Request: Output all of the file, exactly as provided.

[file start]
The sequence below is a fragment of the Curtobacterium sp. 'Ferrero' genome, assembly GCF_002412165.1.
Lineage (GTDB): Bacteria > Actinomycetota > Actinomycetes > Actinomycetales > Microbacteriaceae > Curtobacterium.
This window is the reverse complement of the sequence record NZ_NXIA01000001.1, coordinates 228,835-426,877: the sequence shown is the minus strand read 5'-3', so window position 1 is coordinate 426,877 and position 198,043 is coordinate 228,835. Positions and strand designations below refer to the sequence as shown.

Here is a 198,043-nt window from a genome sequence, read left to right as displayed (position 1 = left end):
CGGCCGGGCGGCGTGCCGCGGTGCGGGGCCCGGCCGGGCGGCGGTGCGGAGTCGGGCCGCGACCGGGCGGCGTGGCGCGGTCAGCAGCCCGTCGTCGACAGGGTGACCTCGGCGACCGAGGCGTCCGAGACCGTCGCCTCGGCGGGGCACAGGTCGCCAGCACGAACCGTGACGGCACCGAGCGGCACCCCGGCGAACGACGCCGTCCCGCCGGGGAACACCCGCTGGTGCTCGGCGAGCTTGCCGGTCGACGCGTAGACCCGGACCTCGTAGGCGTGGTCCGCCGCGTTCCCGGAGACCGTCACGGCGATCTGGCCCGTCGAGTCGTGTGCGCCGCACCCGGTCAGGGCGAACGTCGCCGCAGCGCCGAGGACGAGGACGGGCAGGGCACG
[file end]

The sequence below is a fragment of the Curtobacterium sp. 'Ferrero' genome, assembly GCF_002412165.1.
Lineage (GTDB): Bacteria > Actinomycetota > Actinomycetes > Actinomycetales > Microbacteriaceae > Curtobacterium.
This window is the reverse complement of the sequence record NZ_NXIA01000001.1, coordinates 228,835-426,877: the sequence shown is the minus strand read 5'-3', so window position 1 is coordinate 426,877 and position 198,043 is coordinate 228,835. Positions and strand designations below refer to the sequence as shown.

Here is a 198,043-nt window from a genome sequence, read left to right as displayed (position 1 = left end):
CGGCCGGGCGGCGTGCCGCGGTGCGGGGCCCGGCCGGGCGGCGGTGCGGAGTCGGGCCGCGACCGGGCGGCGTGGCGCGGTCAGCAGCCCGTCGTCGACAGGGTGACCTCGGCGACCGAGGCGTCCGAGACCGTCGCCTCGGCGGGGCACAGGTCGCCAGCACGAACCGTGACGGCACCGAGCGGCACCCCGGCGAACGACGCCGTCCCGCCGGGGAACACCCGCTGGTGCTCGGCGAGCTTGCCGGTCGACGCGTAGACCCGGACCTCGTAGGCGTGGTCCGCCGCGTTCCCGGAGACCGTCACGGCGATCTGGCCCGTCGAGTCGTGTGCGCCGCACCCGGTCAGGGCGAACGTCGCCGCAGCGCCGAGGACGAGGACGGGCAGGGCACG